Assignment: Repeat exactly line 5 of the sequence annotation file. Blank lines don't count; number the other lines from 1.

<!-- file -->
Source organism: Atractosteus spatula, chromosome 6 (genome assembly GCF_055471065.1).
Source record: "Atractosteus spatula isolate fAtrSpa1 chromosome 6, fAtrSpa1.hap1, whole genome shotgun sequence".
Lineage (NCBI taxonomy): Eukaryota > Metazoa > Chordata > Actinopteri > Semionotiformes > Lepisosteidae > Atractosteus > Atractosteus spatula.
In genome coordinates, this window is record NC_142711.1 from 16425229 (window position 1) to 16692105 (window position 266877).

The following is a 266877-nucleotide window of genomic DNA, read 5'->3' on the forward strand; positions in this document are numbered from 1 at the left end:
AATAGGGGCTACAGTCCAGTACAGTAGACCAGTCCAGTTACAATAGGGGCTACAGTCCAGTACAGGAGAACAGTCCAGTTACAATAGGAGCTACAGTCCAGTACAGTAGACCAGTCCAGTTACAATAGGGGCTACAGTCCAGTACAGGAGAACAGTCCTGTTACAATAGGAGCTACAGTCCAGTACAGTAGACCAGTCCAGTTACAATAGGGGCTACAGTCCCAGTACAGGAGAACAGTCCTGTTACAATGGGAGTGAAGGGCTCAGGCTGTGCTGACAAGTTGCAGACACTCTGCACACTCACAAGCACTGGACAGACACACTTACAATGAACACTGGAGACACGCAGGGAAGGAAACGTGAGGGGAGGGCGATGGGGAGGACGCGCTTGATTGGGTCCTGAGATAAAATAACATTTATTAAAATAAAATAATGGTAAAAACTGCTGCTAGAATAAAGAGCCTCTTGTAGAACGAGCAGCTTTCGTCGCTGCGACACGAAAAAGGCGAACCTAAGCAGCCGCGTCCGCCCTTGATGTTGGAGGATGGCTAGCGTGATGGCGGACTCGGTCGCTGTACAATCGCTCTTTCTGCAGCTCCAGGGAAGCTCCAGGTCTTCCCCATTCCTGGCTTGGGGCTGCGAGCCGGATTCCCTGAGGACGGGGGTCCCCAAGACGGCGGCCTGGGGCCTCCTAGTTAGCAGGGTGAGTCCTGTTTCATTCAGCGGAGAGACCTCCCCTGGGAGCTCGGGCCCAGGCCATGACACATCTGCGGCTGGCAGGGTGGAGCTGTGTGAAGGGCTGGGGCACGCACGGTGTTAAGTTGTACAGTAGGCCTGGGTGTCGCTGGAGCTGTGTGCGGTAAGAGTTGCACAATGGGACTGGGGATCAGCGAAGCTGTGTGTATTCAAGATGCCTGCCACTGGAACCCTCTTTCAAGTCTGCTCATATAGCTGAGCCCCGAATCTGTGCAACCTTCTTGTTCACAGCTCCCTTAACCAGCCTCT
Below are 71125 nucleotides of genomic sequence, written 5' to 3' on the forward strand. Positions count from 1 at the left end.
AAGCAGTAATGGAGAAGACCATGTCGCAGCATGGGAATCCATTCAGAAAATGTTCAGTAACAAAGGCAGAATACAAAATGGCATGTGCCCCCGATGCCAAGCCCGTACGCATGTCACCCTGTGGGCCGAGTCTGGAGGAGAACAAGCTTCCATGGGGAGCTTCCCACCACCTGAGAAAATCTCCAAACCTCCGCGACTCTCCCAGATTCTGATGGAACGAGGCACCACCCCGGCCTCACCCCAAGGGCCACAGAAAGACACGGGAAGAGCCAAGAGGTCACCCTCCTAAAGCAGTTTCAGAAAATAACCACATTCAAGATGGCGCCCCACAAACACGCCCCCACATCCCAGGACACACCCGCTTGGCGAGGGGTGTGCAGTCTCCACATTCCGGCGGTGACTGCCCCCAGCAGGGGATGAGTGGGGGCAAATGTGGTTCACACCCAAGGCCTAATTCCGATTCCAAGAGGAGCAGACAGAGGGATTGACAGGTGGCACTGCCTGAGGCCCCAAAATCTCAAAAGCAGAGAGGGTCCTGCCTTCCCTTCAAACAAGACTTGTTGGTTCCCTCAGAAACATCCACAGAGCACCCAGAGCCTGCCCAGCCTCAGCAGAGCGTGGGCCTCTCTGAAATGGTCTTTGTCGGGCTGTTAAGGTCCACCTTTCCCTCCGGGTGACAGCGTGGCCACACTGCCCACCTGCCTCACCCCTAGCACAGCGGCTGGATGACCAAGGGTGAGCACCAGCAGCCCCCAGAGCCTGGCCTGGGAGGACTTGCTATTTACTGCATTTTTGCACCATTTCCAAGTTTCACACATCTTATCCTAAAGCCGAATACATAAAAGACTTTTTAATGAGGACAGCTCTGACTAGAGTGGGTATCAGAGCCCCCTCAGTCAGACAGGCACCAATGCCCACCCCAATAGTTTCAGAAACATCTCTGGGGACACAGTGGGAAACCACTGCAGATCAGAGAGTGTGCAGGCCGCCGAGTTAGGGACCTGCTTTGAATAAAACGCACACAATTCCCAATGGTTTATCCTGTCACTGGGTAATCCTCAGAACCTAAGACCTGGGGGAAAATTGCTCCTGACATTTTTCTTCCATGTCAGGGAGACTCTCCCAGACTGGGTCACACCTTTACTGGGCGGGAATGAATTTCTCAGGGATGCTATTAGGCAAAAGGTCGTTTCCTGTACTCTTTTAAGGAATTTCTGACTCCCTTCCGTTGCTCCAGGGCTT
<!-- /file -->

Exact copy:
The following is a 266877-nucleotide window of genomic DNA, read 5'->3' on the forward strand; positions in this document are numbered from 1 at the left end: